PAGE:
Maybe you’ve played around with a wooden frame weaving loom or a little wire bead loom and you’re ready to take the next step in your weaving journey. Perhaps you’ve just discovered weaving and you’re looking to start out weaving with the best loom you can buy. It could be that you can’t decide if you’re into fiber art or bead art and you want a loom that can do it all. Whatever the reason, here are our top ten reasons why you might want to choose a Mirrix for your weaving needs.
From tapestry weaving to bead weaving to wire weaving and free-form fiber weaving, Mirrix Looms are incredibly versatile.
2.) Size Options
Mirrix Looms come in eight sizes, from the 5″ wide Mini Mirrix to the 38″ wide Zeus Loom, allowing you to choose a loom size that best fits your needs. Need help deciding? Get a free loom recommendation below.
One of the biggest problems beginning tapestry weavers have is that, as they weave up, they begin to pull in the edges of their piece. In the language of tapestry, we’d call this drawing in your selvedges. This can cause the piece to look sloppy and uneven.
While even a seasoned tapestry weaver is susceptible to pulling-in, there are a few tricks that can help you to weave with straight selvedges!
Being cognizant of whether or not you are pulling in is a good way to prevent it. Measure often (every inch and a half or so) and reweave if you notice you are pulling in.
2.) Don’t weave selvedge to selvedge for large sections
If you lay a straight line of tapestry weft into the shed the line of weft remains straight until you change the shed. Once you change the shed the weft becomes scalloped in every place there is a warp. If you’ve just laid in a straight weft, in order to produce enough weft to allow for those scallops, extra weft will be pulled from the selvedges of your tapestry. There just isn’t enough weft to go around. When using discontinuous wefts (not weaving straight across), compensation for this almost happens naturally. You’ve got the extra weft just because every start and ending creates a little more yarn in the joining places.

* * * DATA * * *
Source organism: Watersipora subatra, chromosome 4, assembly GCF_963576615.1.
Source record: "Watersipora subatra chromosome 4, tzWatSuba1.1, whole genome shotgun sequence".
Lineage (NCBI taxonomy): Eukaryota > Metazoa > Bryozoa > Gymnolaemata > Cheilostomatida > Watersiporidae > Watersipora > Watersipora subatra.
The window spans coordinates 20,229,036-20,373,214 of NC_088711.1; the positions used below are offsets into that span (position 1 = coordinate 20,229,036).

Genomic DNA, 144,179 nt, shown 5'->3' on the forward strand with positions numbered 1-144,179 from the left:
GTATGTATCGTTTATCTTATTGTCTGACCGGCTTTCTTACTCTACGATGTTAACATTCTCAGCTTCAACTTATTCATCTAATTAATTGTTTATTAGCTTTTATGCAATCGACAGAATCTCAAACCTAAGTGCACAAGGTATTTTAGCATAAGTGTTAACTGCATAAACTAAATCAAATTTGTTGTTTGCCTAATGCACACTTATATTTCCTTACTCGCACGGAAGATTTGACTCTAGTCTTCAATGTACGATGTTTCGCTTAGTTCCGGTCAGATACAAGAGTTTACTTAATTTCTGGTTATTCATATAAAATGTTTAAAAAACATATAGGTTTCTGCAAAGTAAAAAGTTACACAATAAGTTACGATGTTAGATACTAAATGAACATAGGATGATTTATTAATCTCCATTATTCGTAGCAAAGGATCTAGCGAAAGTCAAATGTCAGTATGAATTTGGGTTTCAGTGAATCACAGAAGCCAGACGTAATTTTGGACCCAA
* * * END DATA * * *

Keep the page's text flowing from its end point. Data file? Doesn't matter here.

Bubbling (see the picture to the left) is important for making sure you are using plenty of weft thread so you don’t pull in on the sides. Here’s how:
Make sure the weft is wrapped tightly enough around the side warp to not have a baggy loop but not so tightly that it draws in at all. Lay the weft into the warp in a curve and then take your finger and push down on that curve about every three or four inches so that the curve becomes a series of humps. Change the shed. Do this again. Change the shed. do this again. Then take your beater and beat it all together. If you’ve done this correctly there will be no loops of wefts at the selvedges, the selvedges will not pull in at all, and there will not be little extra blobs of weft sticking out anywhere in the weaving. What you will see is a smooth patch of flat weaving. The best way to test your skill at this is to weave simple stripes for a long distance. If you can accomplish that, you’ve mastered the art of straight selvedges. And seriously, accomplishing stripes that travel from selvedge to selvedge and don’t pull in is quite the feat!
This is where a good loom comes in! You need really good tension to weave tapestry. On a Mirrix Loom, you have the ability to get just that. If you are using a Mirrix Loom and your warp threads feel loose, simply tighten them up.
Don’t have a loom and ready to get started? We’ll give you a personalized Mirrix loom recommendation here!
One question we get a lot here at Mirrix Looms is this: “Can a beginner use a Mirrix Loom”? The answer is a resounding, “yes!”
One of the great things about a Mirrix is that you can learn and grow with your loom. As a beginner, when you get your first loom, you may be starting with beginner projects like our Starter Bracelet or a Tapestry/Bead Cuff. Soon, though, you’ll be advancing to weave pieces like our Heart and Scribble Tapestries or our gorgeous Beaded Purse.